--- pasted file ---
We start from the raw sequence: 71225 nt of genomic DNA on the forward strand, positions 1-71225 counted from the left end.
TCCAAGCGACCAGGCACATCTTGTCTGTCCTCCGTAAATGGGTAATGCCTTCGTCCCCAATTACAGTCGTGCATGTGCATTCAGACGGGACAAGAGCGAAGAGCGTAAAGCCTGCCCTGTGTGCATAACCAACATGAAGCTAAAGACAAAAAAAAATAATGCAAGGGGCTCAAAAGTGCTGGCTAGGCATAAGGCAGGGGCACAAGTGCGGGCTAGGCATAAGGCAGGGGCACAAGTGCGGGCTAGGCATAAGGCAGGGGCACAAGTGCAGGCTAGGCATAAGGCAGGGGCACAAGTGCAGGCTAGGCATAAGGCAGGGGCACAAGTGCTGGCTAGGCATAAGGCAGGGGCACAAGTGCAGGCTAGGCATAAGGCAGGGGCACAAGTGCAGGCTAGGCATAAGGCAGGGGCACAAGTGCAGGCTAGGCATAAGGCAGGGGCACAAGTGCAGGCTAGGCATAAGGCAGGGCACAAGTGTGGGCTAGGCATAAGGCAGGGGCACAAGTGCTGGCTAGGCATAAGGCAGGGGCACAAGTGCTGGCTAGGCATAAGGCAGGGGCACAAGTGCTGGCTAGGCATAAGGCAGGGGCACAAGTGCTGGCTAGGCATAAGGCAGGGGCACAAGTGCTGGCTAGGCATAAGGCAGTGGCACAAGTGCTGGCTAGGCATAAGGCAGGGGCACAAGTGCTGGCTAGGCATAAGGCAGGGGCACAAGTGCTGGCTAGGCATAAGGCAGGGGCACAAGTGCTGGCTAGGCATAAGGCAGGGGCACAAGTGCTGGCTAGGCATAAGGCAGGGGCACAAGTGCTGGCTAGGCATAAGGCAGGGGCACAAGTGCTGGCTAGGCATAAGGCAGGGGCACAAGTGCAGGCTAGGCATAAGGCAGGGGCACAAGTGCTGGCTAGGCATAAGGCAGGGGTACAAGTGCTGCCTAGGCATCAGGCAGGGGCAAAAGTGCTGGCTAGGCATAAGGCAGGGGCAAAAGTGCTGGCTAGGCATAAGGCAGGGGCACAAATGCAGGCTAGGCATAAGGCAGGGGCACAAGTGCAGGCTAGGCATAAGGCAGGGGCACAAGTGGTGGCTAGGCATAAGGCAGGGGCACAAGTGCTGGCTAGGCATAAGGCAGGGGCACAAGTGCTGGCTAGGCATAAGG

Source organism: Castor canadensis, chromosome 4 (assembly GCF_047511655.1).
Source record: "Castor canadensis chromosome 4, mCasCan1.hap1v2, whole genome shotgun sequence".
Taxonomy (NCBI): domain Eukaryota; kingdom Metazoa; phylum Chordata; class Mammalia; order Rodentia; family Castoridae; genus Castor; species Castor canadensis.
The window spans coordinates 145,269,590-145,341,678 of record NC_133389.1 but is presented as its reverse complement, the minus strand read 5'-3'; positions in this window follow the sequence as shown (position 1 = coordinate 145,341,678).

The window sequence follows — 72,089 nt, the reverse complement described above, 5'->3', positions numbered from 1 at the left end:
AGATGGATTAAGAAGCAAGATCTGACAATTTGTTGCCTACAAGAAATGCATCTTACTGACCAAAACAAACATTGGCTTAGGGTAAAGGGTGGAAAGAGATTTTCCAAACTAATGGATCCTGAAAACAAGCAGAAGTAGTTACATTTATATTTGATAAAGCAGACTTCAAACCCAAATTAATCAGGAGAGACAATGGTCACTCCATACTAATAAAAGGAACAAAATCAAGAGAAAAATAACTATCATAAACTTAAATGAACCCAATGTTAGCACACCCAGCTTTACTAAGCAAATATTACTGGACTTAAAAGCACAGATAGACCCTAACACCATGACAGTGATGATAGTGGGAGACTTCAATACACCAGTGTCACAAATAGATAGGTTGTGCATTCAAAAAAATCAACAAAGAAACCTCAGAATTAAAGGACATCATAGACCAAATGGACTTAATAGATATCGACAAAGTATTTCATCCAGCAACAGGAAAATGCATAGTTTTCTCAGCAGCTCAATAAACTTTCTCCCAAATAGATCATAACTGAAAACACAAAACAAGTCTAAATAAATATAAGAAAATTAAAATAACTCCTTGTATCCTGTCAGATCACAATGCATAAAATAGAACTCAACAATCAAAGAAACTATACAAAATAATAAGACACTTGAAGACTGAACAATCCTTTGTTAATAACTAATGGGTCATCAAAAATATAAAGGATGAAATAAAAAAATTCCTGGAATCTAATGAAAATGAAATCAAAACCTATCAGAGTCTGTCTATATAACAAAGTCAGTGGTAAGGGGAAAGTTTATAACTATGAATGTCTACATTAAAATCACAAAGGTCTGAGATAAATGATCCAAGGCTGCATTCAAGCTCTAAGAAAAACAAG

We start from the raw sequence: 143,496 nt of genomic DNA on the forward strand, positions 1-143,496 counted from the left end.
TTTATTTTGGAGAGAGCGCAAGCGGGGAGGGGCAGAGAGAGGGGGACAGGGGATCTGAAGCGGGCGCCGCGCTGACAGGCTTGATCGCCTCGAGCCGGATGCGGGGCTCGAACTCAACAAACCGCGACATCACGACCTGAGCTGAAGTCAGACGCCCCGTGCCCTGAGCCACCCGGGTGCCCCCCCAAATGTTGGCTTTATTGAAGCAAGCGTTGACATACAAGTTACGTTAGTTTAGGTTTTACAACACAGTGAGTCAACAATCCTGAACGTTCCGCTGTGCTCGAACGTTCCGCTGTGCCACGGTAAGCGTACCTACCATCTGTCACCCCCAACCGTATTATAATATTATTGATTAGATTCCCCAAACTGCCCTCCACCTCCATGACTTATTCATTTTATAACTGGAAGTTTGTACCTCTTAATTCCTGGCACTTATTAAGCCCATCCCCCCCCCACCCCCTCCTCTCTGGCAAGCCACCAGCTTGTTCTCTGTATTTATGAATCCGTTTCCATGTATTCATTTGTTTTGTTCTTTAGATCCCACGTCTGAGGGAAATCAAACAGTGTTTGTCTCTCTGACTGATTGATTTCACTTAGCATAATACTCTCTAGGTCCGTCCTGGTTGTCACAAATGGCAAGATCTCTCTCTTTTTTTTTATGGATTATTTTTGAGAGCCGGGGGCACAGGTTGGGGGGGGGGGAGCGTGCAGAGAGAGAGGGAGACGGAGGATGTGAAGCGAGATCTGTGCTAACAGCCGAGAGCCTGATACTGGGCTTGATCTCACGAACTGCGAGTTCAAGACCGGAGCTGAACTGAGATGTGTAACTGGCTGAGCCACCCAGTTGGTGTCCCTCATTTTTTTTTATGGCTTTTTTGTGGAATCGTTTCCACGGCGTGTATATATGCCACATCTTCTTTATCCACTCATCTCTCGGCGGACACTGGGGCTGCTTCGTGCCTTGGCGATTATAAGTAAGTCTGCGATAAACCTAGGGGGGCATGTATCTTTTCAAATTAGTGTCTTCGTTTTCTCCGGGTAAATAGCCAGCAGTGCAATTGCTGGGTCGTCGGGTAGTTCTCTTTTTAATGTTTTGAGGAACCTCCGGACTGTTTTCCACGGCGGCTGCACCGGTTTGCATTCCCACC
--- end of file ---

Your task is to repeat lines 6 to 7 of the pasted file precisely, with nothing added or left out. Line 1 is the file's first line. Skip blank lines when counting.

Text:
The window spans coordinates 145,269,590-145,341,678 of record NC_133389.1 but is presented as its reverse complement, the minus strand read 5'-3'; positions in this window follow the sequence as shown (position 1 = coordinate 145,341,678).

The window sequence follows — 72,089 nt, the reverse complement described above, 5'->3', positions numbered from 1 at the left end: